Canoeing Ireland has produced its annual report covering 2019 which sho a 25 per cent increase in membership and a 28 per cent rise in revenues.
Of €762,000 in revenues, €409,000 came by way of grants largely through Sport Ireland, an increase of €130,000 over the previous year. €96,000 came in from membership fees and €93,000 from the running of courses.
2019 was a very productive and successful year for Canoeing Ireland,” said CEO Moira Aston.
“Considerable progress was achieved in relation to operational targets and as we near the end of the current strategic plan, we are confident that strong foundations will be in place to support the ambitious goals and targets which will come into effect with our new plan in 2021.”
“There has been an upward trend in membership over the past three years. While this in itself is positive, the trends towards increased junior membership and greater gender diversity is particularly pleasing.”
“We are continuing to focus on diversity and inclusion and are working with partner organisations to increase our capabilities in these areas. The Bridge the Gap programme has been a superb success, with 32 very active female paddling ambassadors leading by example and supporting the programme.”
“We have put some thought into creating entry and progression pathways for new and existing members. Two current areas of focus are participation, with the ‘Good2Go’ paddlesport programme, funded by a Dormant Accounts grant, and the Junior Pathway, specifically designed for our younger members.”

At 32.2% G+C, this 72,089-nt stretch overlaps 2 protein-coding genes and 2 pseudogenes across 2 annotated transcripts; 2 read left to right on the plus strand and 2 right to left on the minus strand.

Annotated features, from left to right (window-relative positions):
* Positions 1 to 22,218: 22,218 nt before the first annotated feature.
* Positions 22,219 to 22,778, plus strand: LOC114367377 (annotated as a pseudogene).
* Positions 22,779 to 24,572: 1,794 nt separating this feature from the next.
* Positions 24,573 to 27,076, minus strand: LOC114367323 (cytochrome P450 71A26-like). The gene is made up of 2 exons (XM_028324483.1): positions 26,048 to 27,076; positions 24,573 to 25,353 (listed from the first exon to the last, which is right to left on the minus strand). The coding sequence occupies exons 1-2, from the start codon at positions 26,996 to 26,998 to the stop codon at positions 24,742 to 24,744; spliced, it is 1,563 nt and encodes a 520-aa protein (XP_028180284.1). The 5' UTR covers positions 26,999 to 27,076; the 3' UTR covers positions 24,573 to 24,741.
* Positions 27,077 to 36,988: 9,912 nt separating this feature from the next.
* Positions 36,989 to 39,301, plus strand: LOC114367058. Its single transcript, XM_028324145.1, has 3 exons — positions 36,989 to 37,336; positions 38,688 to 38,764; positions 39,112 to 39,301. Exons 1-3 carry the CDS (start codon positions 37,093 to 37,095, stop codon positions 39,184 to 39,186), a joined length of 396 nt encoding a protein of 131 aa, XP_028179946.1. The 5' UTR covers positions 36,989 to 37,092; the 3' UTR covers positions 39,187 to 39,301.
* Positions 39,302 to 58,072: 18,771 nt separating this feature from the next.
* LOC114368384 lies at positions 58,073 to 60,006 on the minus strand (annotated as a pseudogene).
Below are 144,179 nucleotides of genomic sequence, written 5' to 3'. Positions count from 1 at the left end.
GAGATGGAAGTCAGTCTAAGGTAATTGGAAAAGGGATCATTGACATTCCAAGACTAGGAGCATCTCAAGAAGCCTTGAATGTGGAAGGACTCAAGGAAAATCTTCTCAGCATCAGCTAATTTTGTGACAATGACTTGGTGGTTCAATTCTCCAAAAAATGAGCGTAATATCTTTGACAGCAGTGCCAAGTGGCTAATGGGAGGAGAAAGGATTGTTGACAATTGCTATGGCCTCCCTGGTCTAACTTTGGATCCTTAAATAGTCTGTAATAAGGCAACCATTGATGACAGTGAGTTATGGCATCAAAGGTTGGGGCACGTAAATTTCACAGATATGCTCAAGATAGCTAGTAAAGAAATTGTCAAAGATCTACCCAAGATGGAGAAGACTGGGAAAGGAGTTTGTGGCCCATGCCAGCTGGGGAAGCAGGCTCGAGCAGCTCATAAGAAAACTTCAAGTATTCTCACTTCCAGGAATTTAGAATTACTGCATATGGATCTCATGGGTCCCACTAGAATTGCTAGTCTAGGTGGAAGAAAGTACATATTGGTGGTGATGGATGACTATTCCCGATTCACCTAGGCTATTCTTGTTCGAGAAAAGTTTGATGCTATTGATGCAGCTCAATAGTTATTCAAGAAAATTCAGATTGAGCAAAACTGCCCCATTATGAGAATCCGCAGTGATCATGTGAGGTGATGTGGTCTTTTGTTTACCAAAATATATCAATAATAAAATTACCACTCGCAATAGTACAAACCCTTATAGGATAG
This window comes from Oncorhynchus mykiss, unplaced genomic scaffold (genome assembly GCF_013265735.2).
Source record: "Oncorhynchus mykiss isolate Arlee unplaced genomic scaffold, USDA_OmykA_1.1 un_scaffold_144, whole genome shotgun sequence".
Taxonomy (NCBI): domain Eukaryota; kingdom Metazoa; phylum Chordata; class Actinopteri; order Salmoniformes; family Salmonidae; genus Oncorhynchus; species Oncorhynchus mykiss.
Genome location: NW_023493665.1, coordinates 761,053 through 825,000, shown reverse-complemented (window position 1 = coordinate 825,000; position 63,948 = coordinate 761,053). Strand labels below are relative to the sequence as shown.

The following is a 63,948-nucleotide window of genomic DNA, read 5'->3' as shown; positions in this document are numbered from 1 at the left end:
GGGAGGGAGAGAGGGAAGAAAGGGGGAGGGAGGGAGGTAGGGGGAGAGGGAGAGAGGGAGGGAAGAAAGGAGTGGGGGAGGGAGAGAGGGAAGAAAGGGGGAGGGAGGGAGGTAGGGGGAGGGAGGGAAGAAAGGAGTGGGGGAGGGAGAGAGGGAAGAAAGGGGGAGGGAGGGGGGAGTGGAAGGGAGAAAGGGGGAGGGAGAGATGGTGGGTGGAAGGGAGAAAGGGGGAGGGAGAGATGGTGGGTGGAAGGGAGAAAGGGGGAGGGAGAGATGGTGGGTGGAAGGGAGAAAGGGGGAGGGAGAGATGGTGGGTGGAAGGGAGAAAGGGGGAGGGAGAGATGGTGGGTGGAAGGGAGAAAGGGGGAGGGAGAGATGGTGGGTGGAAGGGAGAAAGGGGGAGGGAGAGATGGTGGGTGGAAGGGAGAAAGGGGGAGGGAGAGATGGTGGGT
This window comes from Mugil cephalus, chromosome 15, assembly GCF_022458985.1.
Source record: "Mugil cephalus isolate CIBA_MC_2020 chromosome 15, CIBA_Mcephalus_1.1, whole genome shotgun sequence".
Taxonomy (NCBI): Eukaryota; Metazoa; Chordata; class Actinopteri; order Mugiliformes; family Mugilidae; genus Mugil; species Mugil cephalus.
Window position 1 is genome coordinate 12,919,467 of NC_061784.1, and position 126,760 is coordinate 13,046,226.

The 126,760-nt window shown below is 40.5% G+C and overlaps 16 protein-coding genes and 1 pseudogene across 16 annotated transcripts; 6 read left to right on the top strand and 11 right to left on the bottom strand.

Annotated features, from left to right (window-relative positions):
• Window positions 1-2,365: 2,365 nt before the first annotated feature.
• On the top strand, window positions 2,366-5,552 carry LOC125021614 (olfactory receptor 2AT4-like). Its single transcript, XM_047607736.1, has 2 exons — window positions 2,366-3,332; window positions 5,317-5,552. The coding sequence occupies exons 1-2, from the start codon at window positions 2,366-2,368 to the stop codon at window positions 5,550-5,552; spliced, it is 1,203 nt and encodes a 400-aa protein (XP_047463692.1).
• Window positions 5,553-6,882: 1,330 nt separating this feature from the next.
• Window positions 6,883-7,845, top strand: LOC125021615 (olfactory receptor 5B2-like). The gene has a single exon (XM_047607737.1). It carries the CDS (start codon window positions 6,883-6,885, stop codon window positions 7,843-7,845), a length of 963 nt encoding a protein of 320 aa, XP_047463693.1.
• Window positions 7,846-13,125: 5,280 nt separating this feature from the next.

“We are working with stakeholder groups to develop facilities for all disciplines, including the proposed whitewater course in the docklands. It is imperative that we remain focused on this area and ambitious with our goals.”
“We have invested in the development of our website and social media channels and have increased engagement across all channels. 2019 was a bumper year for events, crowned by the 60th Liffey Descent, preceded by the launch of Iain MacLean’s book in City Hall.”
“We are nurturing a collaborative and responsive environment so that we can fully support our members, clubs and stakeholders. We were very aware of community support during the onset of Covid-19 and when we began the process of restarting sport. It was this sharing of knowledge, and willingness to engage in safe practices which ensured that we were in the first tranche of sports to return to play.”